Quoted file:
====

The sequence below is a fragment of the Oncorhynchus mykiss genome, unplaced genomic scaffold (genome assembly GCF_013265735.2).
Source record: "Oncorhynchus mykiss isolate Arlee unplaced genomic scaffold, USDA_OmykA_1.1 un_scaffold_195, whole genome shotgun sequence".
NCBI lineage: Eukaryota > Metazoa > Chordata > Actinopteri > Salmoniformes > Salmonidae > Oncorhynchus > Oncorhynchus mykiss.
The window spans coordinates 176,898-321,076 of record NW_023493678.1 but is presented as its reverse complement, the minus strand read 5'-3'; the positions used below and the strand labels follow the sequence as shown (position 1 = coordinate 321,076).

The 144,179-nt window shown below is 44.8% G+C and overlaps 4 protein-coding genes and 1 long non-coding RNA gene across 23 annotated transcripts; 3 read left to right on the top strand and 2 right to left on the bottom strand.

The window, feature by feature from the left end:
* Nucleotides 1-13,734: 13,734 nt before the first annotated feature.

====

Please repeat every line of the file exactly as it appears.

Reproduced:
The sequence below is a fragment of the Oncorhynchus mykiss genome, unplaced genomic scaffold (genome assembly GCF_013265735.2).
Source record: "Oncorhynchus mykiss isolate Arlee unplaced genomic scaffold, USDA_OmykA_1.1 un_scaffold_195, whole genome shotgun sequence".
NCBI lineage: Eukaryota > Metazoa > Chordata > Actinopteri > Salmoniformes > Salmonidae > Oncorhynchus > Oncorhynchus mykiss.
The window spans coordinates 176,898-321,076 of record NW_023493678.1 but is presented as its reverse complement, the minus strand read 5'-3'; the positions used below and the strand labels follow the sequence as shown (position 1 = coordinate 321,076).

The 144,179-nt window shown below is 44.8% G+C and overlaps 4 protein-coding genes and 1 long non-coding RNA gene across 23 annotated transcripts; 3 read left to right on the top strand and 2 right to left on the bottom strand.

The window, feature by feature from the left end:
* Nucleotides 1-13,734: 13,734 nt before the first annotated feature.